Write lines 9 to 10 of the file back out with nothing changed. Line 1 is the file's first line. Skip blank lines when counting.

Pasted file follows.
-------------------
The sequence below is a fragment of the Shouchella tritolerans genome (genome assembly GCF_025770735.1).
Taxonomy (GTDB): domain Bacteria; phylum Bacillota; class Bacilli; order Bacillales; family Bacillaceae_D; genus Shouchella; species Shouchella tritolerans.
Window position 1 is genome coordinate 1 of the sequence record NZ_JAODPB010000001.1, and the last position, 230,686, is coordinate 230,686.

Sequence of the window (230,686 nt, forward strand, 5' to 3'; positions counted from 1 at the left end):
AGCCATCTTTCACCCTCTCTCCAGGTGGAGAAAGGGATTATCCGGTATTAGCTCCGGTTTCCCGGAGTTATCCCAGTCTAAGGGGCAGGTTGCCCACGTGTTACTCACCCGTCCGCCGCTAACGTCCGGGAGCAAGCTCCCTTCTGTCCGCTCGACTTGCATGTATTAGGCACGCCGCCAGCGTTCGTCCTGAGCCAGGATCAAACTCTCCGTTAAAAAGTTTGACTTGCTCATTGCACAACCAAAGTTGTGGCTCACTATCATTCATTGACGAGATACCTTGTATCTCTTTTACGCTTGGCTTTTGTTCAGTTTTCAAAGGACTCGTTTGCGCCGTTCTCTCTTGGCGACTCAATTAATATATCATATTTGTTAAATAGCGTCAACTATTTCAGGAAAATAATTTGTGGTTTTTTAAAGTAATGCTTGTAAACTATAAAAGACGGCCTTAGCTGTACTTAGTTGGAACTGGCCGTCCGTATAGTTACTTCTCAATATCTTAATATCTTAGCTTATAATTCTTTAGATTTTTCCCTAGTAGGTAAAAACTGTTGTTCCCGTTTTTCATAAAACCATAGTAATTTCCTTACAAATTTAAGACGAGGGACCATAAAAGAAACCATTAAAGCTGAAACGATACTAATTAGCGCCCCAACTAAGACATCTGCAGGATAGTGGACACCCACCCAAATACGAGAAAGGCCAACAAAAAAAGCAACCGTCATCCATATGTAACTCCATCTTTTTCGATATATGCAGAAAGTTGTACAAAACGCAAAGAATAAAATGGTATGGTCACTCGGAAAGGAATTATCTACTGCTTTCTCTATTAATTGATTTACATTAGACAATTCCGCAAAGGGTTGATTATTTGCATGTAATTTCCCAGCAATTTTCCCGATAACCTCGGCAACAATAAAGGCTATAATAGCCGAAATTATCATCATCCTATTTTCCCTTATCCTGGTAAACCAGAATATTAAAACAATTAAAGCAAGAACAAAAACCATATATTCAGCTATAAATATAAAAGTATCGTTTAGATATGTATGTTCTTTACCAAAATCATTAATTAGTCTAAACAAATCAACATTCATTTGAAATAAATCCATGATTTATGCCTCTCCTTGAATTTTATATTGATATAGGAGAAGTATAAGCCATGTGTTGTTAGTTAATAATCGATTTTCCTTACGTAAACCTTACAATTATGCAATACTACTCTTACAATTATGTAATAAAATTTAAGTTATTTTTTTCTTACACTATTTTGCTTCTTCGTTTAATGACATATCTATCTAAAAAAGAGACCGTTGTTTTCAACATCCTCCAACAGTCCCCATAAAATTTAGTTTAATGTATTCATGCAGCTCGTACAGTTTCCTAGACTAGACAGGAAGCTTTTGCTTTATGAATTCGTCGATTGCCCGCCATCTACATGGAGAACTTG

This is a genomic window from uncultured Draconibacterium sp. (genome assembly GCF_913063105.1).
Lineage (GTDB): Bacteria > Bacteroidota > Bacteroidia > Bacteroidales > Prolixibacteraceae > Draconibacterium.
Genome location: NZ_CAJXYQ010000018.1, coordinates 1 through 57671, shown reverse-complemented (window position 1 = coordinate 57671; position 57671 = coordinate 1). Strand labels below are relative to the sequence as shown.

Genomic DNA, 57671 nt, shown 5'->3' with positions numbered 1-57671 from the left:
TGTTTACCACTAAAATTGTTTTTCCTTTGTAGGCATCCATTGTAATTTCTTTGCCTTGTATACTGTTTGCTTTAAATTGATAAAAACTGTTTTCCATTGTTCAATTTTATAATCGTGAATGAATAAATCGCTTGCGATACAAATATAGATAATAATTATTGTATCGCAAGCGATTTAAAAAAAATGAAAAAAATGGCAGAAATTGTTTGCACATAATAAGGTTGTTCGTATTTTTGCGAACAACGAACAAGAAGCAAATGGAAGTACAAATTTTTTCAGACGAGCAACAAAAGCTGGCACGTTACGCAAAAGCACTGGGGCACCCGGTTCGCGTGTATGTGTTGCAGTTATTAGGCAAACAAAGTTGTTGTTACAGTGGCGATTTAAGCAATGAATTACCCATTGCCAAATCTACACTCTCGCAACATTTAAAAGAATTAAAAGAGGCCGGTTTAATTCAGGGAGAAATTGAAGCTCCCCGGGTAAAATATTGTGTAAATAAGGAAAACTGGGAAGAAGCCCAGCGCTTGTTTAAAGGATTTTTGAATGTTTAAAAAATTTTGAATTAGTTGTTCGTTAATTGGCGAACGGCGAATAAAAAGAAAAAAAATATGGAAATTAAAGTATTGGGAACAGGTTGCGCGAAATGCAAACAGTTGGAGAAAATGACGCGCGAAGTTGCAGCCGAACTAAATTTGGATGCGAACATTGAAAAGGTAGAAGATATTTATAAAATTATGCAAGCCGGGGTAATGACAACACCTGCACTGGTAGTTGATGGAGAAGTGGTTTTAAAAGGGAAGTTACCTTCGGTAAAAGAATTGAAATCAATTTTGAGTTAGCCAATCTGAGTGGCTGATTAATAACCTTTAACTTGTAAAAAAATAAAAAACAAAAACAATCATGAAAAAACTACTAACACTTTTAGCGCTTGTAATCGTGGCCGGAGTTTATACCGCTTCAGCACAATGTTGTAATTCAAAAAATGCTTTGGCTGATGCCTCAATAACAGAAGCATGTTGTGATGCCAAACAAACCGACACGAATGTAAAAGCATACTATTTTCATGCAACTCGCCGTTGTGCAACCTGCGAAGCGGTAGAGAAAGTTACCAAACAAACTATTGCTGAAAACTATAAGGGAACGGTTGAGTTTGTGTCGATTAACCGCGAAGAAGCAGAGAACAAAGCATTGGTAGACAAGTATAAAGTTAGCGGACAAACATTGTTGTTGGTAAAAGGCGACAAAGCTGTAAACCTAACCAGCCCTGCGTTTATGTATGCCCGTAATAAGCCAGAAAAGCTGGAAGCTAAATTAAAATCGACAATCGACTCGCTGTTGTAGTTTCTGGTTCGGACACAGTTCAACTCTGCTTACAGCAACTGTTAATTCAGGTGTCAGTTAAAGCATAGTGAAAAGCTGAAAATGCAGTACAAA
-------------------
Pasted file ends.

Genomic DNA, 57671 nt, shown 5'->3' with positions numbered 1-57671 from the left:
TGTTTACCACTAAAATTGTTTTTCCTTTGTAGGCATCCATTGTAATTTCTTTGCCTTGTATACTGTTTGCTTTAAATTGATAAAAACTGTTTTCCATTGTTCAATTTTATAATCGTGAATGAATAAATCGCTTGCGATACAAATATAGATAATAATTATTGTATCGCAAGCGATTTAAAAAAAATGAAAAAAATGGCAGAAATTGTTTGCACATAATAAGGTTGTTCGTATTTTTGCGAACAACGAACAAGAAGCAAATGGAAGTACAAATTTTTTCAGACGAGCAACAAAAGCTGGCACGTTACGCAAAAGCACTGGGGCACCCGGTTCGCGTGTATGTGTTGCAGTTATTAGGCAAACAAAGTTGTTGTTACAGTGGCGATTTAAGCAATGAATTACCCATTGCCAAATCTACACTCTCGCAACATTTAAAAGAATTAAAAGAGGCCGGTTTAATTCAGGGAGAAATTGAAGCTCCCCGGGTAAAATATTGTGTAAATAAGGAAAACTGGGAAGAAGCCCAGCGCTTGTTTAAAGGATTTTTGAATGTTTAAAAAATTTTGAATTAGTTGTTCGTTAATTGGCGAACGGCGAATAAAAAGAAAAAAAATATGGAAATTAAAGTATTGGGAACAGGTTGCGCGAAATGCAAACAGTTGGAGAAAATGACGCGCGAAGTTGCAGCCGAACTAAATTTGGATGCGAACATTGAAAAGGTAGAAGATATTTATAAAATTATGCAAGCCGGGGTAATGACAACACCTGCACTGGTAGTTGATGGAGAAGTGGTTTTAAAAGGGAAGTTACCTTCGGTAAAAGAATTGAAATCAATTTTGAGTTAGCCAATCTGAGTGGCTGATTAATAACCTTTAACTTGTAAAAAAATAAAAAACAAAAACAATCATGAAAAAACTACTAACACTTTTAGCGCTTGTAATCGTGGCCGGAGTTTATACCGCTTCAGCACAATGTTGTAATTCAAAAAATGCTTTGGCTGATGCCTCAATAACAGAAGCATGTTGTGATGCCAAACAAACCGACACGAATGTAAAAGCATACTATTTTCATGCAACTCGCCGTTGTGCAACCTGCGAAGCGGTAGAGAAAGTTACCAAACAAACTATTGCTGAAAACTATAAGGGAACGGTTGAGTTTGTGTCGATTAACCGCGAAGAAGCAGAGAACAAAGCATTGGTAGACAAGTATAAAGTTAGCGGACAAACATTGTTGTTGGTAAAAGGCGACAAAGCTGTAAACCTAACCAGCCCTGCGTTTATGTATGCCCGTAATAAGCCAGAAAAGCTGGAAGCTAAATTAAAATCGACAATCGACTCGCTGTTGTAGTTTCTGGTTCGGACACAGTTCAACTCTGCTTACAGCAACTGTTAATTCAGGTGTCAGTTAAAGCATAGTGAAAAGCTGAAAATGCAGTACAAA